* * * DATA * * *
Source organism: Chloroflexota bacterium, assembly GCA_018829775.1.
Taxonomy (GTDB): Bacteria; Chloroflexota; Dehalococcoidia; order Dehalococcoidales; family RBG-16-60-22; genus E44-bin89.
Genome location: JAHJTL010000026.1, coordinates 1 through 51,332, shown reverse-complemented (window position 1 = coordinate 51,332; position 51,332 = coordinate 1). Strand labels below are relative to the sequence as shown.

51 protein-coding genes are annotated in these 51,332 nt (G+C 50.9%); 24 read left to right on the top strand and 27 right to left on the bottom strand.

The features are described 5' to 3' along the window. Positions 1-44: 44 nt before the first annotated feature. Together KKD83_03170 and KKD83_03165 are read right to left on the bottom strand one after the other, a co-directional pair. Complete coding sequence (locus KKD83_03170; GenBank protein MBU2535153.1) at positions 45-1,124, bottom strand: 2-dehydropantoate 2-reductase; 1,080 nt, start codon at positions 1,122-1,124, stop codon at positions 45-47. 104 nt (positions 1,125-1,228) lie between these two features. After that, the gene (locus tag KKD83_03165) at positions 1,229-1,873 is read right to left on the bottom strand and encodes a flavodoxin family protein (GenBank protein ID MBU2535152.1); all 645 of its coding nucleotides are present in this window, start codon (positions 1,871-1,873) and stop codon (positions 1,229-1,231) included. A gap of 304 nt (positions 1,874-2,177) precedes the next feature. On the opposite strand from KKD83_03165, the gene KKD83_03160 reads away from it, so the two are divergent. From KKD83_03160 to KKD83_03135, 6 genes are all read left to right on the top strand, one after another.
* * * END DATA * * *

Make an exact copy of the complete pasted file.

Source organism: Chloroflexota bacterium, assembly GCA_018829775.1.
Taxonomy (GTDB): Bacteria; Chloroflexota; Dehalococcoidia; order Dehalococcoidales; family RBG-16-60-22; genus E44-bin89.
Genome location: JAHJTL010000026.1, coordinates 1 through 51,332, shown reverse-complemented (window position 1 = coordinate 51,332; position 51,332 = coordinate 1). Strand labels below are relative to the sequence as shown.

51 protein-coding genes are annotated in these 51,332 nt (G+C 50.9%); 24 read left to right on the top strand and 27 right to left on the bottom strand.

The features are described 5' to 3' along the window. Positions 1-44: 44 nt before the first annotated feature. Together KKD83_03170 and KKD83_03165 are read right to left on the bottom strand one after the other, a co-directional pair. Complete coding sequence (locus KKD83_03170; GenBank protein MBU2535153.1) at positions 45-1,124, bottom strand: 2-dehydropantoate 2-reductase; 1,080 nt, start codon at positions 1,122-1,124, stop codon at positions 45-47. 104 nt (positions 1,125-1,228) lie between these two features. After that, the gene (locus tag KKD83_03165) at positions 1,229-1,873 is read right to left on the bottom strand and encodes a flavodoxin family protein (GenBank protein ID MBU2535152.1); all 645 of its coding nucleotides are present in this window, start codon (positions 1,871-1,873) and stop codon (positions 1,229-1,231) included. A gap of 304 nt (positions 1,874-2,177) precedes the next feature. On the opposite strand from KKD83_03165, the gene KKD83_03160 reads away from it, so the two are divergent. From KKD83_03160 to KKD83_03135, 6 genes are all read left to right on the top strand, one after another.